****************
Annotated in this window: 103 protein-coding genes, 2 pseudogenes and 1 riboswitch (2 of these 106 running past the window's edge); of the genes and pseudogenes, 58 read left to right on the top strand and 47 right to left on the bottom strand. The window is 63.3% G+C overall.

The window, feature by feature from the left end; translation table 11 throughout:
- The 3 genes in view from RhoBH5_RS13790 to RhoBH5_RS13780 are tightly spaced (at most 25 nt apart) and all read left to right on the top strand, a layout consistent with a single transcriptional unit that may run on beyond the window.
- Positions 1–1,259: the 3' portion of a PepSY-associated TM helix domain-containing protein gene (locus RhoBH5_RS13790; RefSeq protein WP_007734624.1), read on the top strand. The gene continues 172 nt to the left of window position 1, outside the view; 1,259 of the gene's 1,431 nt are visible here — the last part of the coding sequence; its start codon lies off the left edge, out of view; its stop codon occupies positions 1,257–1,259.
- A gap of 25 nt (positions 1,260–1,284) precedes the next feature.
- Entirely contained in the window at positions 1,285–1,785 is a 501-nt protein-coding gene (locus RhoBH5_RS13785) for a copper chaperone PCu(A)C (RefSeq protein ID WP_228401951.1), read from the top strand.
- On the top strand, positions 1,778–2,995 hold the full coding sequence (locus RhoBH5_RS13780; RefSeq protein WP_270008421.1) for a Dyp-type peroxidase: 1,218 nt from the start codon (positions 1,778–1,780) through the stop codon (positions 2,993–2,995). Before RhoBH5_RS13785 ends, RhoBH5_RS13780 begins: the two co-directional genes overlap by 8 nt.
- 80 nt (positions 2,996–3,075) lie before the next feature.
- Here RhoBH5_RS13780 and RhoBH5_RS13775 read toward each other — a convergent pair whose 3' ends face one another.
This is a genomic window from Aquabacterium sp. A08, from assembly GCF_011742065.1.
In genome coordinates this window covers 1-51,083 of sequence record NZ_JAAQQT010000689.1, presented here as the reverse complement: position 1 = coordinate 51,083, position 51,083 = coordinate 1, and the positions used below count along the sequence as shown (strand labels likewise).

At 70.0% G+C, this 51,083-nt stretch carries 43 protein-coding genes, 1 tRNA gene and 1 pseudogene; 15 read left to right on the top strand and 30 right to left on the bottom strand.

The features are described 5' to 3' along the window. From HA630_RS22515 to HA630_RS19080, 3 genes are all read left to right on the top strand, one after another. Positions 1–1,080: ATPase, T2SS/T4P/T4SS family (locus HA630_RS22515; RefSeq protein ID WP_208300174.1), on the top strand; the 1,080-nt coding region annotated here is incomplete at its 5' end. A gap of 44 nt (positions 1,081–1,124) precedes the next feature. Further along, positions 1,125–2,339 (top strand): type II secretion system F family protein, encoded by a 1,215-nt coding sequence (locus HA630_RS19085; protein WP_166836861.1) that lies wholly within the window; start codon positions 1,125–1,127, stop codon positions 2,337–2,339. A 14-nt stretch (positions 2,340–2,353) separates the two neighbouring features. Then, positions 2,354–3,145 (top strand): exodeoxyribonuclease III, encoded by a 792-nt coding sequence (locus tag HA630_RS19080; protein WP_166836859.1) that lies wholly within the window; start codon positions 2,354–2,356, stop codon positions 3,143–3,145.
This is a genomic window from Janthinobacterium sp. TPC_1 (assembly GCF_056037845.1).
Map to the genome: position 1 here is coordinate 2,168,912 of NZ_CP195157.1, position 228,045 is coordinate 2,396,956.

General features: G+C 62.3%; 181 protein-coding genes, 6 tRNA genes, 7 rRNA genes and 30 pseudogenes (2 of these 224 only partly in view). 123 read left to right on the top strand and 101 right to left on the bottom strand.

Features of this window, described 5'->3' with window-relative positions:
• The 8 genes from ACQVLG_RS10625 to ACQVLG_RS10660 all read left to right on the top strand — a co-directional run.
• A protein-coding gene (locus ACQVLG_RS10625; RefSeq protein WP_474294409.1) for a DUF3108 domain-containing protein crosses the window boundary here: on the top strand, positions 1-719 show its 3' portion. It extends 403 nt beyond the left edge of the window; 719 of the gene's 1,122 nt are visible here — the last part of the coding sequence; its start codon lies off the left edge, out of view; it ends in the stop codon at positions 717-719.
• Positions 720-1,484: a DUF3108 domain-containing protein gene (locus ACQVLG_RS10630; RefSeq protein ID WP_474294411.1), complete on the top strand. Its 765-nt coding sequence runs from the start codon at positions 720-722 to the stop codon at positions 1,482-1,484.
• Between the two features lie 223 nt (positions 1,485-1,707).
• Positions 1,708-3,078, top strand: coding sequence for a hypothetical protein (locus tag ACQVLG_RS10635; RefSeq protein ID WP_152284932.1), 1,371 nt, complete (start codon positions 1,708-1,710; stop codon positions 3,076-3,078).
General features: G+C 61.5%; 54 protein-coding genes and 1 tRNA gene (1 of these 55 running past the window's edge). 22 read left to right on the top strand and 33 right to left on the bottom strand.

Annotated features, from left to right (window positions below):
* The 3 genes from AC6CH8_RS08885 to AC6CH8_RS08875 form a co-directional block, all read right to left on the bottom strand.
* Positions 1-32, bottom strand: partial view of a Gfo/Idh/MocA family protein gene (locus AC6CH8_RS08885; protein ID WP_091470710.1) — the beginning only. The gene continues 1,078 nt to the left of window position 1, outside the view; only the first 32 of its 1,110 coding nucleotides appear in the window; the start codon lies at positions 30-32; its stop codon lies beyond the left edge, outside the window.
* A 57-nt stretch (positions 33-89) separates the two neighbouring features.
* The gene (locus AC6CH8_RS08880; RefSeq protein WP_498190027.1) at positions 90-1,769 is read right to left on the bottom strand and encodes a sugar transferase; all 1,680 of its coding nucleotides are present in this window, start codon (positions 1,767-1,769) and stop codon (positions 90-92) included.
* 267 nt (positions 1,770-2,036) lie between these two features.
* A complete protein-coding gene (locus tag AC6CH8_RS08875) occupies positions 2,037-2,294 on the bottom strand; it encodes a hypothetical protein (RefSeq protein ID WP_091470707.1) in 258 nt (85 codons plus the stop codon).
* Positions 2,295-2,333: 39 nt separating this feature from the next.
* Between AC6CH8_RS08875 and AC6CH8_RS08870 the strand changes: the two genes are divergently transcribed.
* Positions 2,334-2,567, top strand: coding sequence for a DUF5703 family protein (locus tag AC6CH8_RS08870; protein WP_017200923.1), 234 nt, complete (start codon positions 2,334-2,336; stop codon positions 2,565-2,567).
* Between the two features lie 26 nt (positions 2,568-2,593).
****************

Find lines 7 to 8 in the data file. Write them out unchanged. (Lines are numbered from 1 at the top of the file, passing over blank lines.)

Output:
- On the top strand, positions 1,778–2,995 hold the full coding sequence (locus RhoBH5_RS13780; RefSeq protein WP_270008421.1) for a Dyp-type peroxidase: 1,218 nt from the start codon (positions 1,778–1,780) through the stop codon (positions 2,993–2,995). Before RhoBH5_RS13785 ends, RhoBH5_RS13780 begins: the two co-directional genes overlap by 8 nt.
- 80 nt (positions 2,996–3,075) lie before the next feature.